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139th National Cancer Advisory Board

(Byers et al., Cancer 2006;107(2):396-405). Additionally, the projected decrease in breast, male lung, and colon cancers is tracking at 50 percent. Prevention and early detection are more important than treatment in these successes, and more can be achieved by increased participation. Collaboration and synchronization with stakeholders (e.g., other Cancer Centers, state care providers, professional organizations, pharmaceutical and biotechnology companies, patient advocacy groups, and government agencies) remains important. This exercise has succeeded in energizing the directors of NCI-designated Cancer Centers to collaborate in research and dissemination of best practices, and to advocate aggressively for increased public awareness and governmental funding.

Regarding prevention, there is a need for uniform dissemination and an educated and motivated public. Because cancer is a disease that starts as a premalignant clone of cells and progresses, early interventions should be effective. In addition, endorsement of the recommendations of the National Cancer Policy Board should be a priority. Immediate strategies address the importance of acting on risk factors that reflect lifestyle (e.g., tobacco use, obesity, physical inactivity, and diet), as well as intervention by health care providers (e.g., colonoscopy, mammography, PSA, Pap smear, vaccination, chemoprevention, and smoking abatement). Approaches to the long-term resolution include: clinical trials to discover molecular targets for early detection of high-risk and precancerous lesions and identification of targets for chemopreventive therapy; chemoprevention clinical trials (i.e., risk-based interventions); clinical research in behavioral sciences; and the need for databases and powerful informatics to establish risk profiles for individuals and for high-risk populations. Other issues to take into consideration with prevention are the length and cost of clinical studies, the epidemic of childhood obesity, disparities in provision of and payment for health care, and the thought that scientific knowledge does not guarantee clinical implementation.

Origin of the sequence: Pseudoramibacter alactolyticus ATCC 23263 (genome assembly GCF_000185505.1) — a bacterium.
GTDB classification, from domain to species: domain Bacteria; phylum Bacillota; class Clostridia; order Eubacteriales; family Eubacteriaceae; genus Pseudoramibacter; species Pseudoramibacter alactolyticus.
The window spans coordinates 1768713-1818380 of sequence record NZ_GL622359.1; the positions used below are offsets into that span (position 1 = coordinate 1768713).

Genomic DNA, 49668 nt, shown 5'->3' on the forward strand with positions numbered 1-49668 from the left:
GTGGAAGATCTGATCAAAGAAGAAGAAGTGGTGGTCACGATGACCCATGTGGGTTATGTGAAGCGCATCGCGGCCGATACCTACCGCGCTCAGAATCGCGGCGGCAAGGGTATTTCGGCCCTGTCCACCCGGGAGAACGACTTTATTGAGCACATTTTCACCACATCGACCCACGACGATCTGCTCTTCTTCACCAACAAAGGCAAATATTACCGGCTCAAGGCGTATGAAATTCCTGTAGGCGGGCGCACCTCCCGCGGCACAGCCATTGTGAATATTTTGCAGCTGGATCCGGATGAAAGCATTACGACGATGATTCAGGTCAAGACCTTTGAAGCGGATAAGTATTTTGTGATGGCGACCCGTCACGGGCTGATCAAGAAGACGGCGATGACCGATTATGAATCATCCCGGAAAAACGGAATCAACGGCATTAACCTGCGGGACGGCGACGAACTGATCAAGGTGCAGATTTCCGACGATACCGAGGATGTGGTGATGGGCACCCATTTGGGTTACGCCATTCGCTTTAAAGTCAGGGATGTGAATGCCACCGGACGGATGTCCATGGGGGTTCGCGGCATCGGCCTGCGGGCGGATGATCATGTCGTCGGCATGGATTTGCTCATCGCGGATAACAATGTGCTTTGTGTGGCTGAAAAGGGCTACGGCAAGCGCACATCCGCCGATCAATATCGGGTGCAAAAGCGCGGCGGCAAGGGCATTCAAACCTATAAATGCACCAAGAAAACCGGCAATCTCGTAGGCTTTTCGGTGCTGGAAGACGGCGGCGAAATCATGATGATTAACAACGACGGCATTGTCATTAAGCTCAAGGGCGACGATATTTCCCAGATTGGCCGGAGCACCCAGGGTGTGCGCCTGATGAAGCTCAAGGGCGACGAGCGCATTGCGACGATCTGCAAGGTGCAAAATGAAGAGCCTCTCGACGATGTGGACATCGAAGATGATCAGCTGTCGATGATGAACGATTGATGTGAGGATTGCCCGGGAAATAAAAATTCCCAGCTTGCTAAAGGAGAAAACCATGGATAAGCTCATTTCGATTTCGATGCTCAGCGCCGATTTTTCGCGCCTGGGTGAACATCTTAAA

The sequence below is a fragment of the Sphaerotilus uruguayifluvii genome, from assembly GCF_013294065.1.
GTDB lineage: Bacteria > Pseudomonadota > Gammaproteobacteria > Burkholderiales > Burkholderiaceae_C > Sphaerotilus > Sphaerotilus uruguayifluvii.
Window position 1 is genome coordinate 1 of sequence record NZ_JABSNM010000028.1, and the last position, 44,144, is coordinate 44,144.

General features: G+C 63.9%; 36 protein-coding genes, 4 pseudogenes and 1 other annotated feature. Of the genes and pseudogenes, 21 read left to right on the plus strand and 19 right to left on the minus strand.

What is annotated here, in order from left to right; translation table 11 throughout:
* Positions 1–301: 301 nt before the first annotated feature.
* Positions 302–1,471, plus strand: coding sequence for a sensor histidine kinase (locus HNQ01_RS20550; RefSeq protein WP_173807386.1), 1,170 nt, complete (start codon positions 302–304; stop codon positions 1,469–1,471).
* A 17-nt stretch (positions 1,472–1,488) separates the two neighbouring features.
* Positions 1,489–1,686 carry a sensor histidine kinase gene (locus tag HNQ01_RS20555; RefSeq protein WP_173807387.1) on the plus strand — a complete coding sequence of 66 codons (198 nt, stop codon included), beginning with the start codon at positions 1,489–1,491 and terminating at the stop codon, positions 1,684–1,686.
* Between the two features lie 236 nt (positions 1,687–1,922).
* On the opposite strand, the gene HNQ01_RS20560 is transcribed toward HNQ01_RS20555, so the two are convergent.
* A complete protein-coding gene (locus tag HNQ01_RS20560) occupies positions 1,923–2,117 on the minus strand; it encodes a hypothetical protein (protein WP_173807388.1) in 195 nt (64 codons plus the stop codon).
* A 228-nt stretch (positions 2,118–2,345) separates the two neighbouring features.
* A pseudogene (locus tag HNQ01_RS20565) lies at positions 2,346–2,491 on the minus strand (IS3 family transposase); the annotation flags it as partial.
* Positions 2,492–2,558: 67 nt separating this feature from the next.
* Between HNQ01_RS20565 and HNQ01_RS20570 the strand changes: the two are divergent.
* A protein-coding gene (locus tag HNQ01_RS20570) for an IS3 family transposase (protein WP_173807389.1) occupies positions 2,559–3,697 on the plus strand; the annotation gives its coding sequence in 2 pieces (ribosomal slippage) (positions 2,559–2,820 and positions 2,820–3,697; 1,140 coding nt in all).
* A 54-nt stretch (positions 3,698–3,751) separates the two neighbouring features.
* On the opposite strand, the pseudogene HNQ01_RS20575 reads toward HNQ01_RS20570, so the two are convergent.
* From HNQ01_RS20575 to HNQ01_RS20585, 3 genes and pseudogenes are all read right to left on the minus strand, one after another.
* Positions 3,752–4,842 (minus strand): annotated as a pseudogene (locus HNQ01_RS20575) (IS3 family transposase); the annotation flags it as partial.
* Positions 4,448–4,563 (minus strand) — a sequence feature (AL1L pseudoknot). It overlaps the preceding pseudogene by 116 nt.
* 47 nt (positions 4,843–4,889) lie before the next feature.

Cancer clearly is more curable when it is detected early. Research results will come in faster if the focus is on high-risk populations: cancer survivors, genetic predisposition, environmental exposure, and family history. The technology involved in early detection includes genomics, proteomics, and immunohistochemistry; X-ray and MRI imaging; molecular imaging; and informatics and computational biology. Immediate strategies involve partnering with: (1) government agencies and providers to expand the clinical use of validated screening methods; (2) advocacy groups to pursue payment from Centers for Medicare and Medicaid Services (CMS), insurance, and health plans; (3) state public health departments and health care providers to disseminate information on health benefits and on points of access; and (4) other Cancer Centers to share tissue resources and advance technology platforms. The report identifies several long-term strategies, including collaboration in large-scale clinical trials to discover and validate biomarkers and the application of new technologies in genomics, proteomics, immunohistochemistry, and molecular imaging. It also is important to continue fundamental, basic research on genetic and molecular abnormalities in cancer. Finally, it was recommended that, through the NCI and governmental agencies, a standardized electronic database of medical and scientific information and patient medical records be created.

Systemic treatment is contributing significantly to the decrease in the mortality rate in breast cancer and probably in other common solid tumors. Recent advances in targeted therapy are not yet reflected in encouraging mortality statistics. There is an urgency to make progress in cancers refractory to current therapeutic approaches, but obstacles to collaboration and coordination must be overcome. One of the immediate strategies to address treatment in the short term is to work with the NCI as Cancer Center directors to activate the Clinical Trials Working Group (CTWG)’s recommendations to improve NCI’s role in supporting innovative clinical research. Additionally, top priority should be placed on training, recruiting, and supporting clinical investigators, and redundancy in clinical research should be reduced by a more effective sharing of services, technologies, and tissue specimens. Further collaboration between government agencies, industry, and Cancer Centers across the spectrum of clinical


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